. I agree that these pics are spots of light, not necessarily dispersed, and thus have nothing to do with 'fire'. It is only when the spots are separated color components that we have 'fire' - as shown by DiamCalc ray-tracing. That is what I find missing in the GIA photo and virtual pattern.
. One more time: head shadow is not obstruction.
. What do you see in the little red pic that I don't? Humorous, I suppose.

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Quote this post and reply to it Post#13 @ 02-06-02 , 06:00 AM


Quote:
Originally posted by beryl
Garry:

. One more time: head shadow is not obstruction.


Bruce,
head shadow is obstruction.

Garry uses reverse of a ray(or logic). (But does not speak about it) . He shows where should be a source of light for supervision of Fire

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Quote this post and reply to it Post#14 @ 02-06-02 , 11:23 AM


Sergey:
. See my thread "Head Shadow is not Obstruction" = http://www.diamondring.com/forums/s...ead.php?t=10173 post#79181+, 9-28-01. That is more than 3 months ago!
. I see a difference, and explain it there; I felt it necessary when I realized that the word 'shadow' caused GIA's misunderstanding of the concept.
. I understand that Garry is using the reverse-ray logic.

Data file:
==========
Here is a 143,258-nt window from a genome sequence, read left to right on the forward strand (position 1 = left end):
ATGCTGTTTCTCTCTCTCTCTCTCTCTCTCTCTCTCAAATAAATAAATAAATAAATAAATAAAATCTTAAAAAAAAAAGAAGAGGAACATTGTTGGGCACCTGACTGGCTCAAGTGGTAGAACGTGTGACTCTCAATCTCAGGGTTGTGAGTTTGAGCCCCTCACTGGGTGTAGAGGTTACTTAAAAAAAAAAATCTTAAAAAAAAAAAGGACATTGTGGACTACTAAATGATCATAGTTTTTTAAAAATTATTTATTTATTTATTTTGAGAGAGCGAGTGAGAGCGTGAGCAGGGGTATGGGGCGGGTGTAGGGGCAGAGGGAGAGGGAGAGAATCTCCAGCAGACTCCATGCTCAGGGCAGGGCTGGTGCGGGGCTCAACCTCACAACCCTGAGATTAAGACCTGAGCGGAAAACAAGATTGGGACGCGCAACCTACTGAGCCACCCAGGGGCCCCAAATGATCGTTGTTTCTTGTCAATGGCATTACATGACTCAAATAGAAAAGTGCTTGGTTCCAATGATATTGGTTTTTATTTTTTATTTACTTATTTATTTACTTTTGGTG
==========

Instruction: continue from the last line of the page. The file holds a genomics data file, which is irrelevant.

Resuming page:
. I know you think GIA report is wrong. I think it has errors. Nevertheless, I consider that it may have merit and show their data in relation to "Faceting Limits", that's all. It is curious that their ridges line up with those limits and perhaps someone will see a significance there. I am not smart enough to say who is right (if any) and who is wrong (if any); I just try to compare everybody's results and hopefully find similarities and reasons.

[Edited by beryl on 02-06-02 at 10:37 AM]

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Quote this post and reply to it Post#15 @ 02-06-02 , 11:44 AM


Quote:
Originally posted by beryl
Sergey:
. See my thread "Head Shadow is not Obstruction" = http://www.diamondring.com/forums/s...ead.php?t=10173 post#79181+, 9-28-01. That is more than 3 months ago!
. I see a difference, and explain it there; I felt it necessary when I realized that the word 'shadow' caused GIA's misunderstanding of the concept.
. I understand that Garry is using the reverse-ray logic.
. I know you think GIA report is wrong. I think it has errors. Nevertheless, I consider that it may have merit and show their data in relation to "Faceting Limits", that's all. It is curious that their ridges line up with those limits and perhaps someone will see a significance there. I am not smart enough to say who is right (if any) and who is wrong (if any); I just try to compare everybody's results and hopefully find similarities and reasons.

[Edited by beryl on 02-06-02 at 10:37 AM]

ok.
head blocking is obstruction.
I mean head blocking always.


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Quote this post and reply to it Post#16 @ 02-06-02 , 11:51 AM


Garry:
. The subject of fire and recombining of colors to make white light was discussed in "Yet Another HCA Question" = http://www.diamondring.com/forums/s...35&pagenumber=2 starting at post#71662 by VanGraff on 8-20-01.